California Science Center Prepares for Et-94: The California Science Center is diligently preparing for the transit of ET-94, a significant event in the Shuttle Endeavour Exhibition.
This article highlights the meticulous process of ET-94’s transportation to the Samuel Oschin Air and Space Center, including the crane lift and shuttle stack display.
The project’s significance and future display potential will also be addressed.
Stay informed about this exciting event and the Science Center’s commitment to providing a comprehensive and captivating experience for its audience.
- ET-94 is the external tank of the Space Shuttle Endeavour and its arrival at the California Science Center will complete the space shuttle system display.
- ET-94’s stacking process recreates the actual procedure used during space shuttle missions, adding authenticity to the display.
- ET-94 will be carefully transported to the Samuel Oschin Air and Space Center using a self-propelled modular transporter (SPMT) designed for heavy and oversized loads.
- The shuttle stack display, consisting of the Endeavour orbiter, two Solid Rocket Boosters, and ET-94, will stand 200 feet tall and be a monumental achievement in showcasing the history and marvels of space exploration.
Shuttle Endeavour Exhibition and ET-94 Preparation
The California Science Center is currently making preparations for the transit of ET-94, the external tank of the Shuttle Endeavour, as part of the ongoing exhibition. This is a significant milestone in the creation of the world’s only complete and authentic space shuttle system display.
The Shuttle Endeavour exhibition at the California Science Center has been a major attraction, captivating visitors with its rich history and technological marvels. Now, with the addition of ET-94, the exhibition will be elevated to new heights.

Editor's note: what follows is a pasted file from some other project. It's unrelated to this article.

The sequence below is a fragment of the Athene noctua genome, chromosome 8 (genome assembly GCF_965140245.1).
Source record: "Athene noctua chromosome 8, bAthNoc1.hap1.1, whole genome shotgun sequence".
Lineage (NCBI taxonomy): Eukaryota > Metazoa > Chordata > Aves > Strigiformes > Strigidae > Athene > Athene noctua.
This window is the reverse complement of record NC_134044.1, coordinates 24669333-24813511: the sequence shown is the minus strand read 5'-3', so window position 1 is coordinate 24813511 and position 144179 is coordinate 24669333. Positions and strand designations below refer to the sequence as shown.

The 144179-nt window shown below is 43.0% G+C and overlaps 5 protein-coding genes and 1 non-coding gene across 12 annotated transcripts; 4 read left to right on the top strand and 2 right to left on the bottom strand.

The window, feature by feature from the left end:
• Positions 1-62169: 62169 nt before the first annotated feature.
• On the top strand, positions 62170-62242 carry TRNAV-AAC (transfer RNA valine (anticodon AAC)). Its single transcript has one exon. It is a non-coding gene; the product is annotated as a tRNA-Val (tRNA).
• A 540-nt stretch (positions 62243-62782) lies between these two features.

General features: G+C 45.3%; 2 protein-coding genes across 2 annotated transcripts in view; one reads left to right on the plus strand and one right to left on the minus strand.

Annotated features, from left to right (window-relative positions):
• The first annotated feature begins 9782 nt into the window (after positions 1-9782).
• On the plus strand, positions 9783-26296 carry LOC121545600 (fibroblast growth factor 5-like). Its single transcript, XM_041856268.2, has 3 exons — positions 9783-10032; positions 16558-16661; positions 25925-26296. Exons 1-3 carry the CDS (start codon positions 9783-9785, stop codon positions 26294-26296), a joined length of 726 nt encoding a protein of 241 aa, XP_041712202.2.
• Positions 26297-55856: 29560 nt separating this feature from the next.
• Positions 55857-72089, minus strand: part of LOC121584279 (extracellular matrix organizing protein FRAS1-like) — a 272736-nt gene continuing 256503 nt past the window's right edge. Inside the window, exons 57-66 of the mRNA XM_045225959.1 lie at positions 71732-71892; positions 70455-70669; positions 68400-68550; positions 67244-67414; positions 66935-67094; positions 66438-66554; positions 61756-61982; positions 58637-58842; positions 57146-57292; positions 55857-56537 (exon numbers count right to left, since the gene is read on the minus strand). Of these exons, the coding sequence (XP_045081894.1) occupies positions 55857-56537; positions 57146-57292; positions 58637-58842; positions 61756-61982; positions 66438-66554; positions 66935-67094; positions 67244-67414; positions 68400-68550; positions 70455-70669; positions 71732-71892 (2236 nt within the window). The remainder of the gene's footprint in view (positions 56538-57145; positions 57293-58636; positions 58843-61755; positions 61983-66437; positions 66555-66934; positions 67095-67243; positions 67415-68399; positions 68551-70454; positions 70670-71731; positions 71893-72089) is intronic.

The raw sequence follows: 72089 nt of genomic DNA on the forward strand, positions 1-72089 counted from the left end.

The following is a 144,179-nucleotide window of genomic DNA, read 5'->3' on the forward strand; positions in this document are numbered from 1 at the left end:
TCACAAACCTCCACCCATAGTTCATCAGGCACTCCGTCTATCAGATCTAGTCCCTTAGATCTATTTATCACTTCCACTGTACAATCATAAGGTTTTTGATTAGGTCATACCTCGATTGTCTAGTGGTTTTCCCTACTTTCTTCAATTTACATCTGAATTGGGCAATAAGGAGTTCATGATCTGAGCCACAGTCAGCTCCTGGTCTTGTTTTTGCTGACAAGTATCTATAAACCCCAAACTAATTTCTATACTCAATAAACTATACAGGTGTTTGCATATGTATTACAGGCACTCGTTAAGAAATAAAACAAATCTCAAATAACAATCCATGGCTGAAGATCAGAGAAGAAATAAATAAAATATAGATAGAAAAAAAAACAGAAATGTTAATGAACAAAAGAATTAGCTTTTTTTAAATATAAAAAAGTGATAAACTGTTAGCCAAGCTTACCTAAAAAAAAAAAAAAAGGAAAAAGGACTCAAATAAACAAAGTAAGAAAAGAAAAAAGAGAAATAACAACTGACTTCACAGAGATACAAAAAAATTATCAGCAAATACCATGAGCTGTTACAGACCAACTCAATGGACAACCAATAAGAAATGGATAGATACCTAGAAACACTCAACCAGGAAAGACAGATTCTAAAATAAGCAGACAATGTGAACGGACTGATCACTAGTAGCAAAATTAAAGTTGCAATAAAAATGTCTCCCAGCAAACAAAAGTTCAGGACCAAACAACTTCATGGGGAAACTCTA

ET-94 played a crucial role in the space shuttle program, providing fuel for the shuttle’s main engines during its ascent into space. Its arrival at the California Science Center will allow visitors to witness the full scale of the shuttle system and gain a deeper understanding of the incredible achievements of human space exploration.
The meticulous preparations being undertaken by the California Science Center ensure that the transit of ET-94 will be a seamless and awe-inspiring event. Visitors can look forward to an immersive experience that brings the wonders of space travel to life.
Go for Stack” Process and ET-94 Stacking
Continuing with the preparations for ET-94’s transit, the ‘Go for Stack’ process and ET-94 stacking contribute to the creation of the world’s only complete and authentic space shuttle system display at the California Science Center.
The ‘Go for Stack’ process allows for the installation of Endeavour’s aft skirts, which are essential components of the solid rocket boosters. This ensures the authenticity of the space shuttle system display.
ET-94 stacking involves the placement of a 65,000-pound tank, standing at 154 feet tall with a diameter of 27.5 feet. This meticulous process recreates the actual stacking procedure used during space shuttle missions, providing visitors with an accurate representation.
The utilization of a self-propelled modular transporter (SPMT) for transportation through Exposition Park adds to the authenticity of the display. Visitors can witness the same equipment used to move the space shuttle components during the shuttle program.
ET-94 Transportation to Samuel Oschin Air and Space Center:
During the transit of ET-94 to the Samuel Oschin Air and Space Center, the spacecraft will be carefully transported utilizing a self-propelled modular transporter (SPMT) and is expected to take approximately two hours. The SPMT is a specialized vehicle designed for transporting heavy and oversized loads. It consists of multiple axles and hydraulic suspension, allowing it to distribute the weight evenly and navigate through tight spaces. To give you an idea of the SPMT’s capabilities, here is a table showcasing its specifications:
|Maximum Load Capacity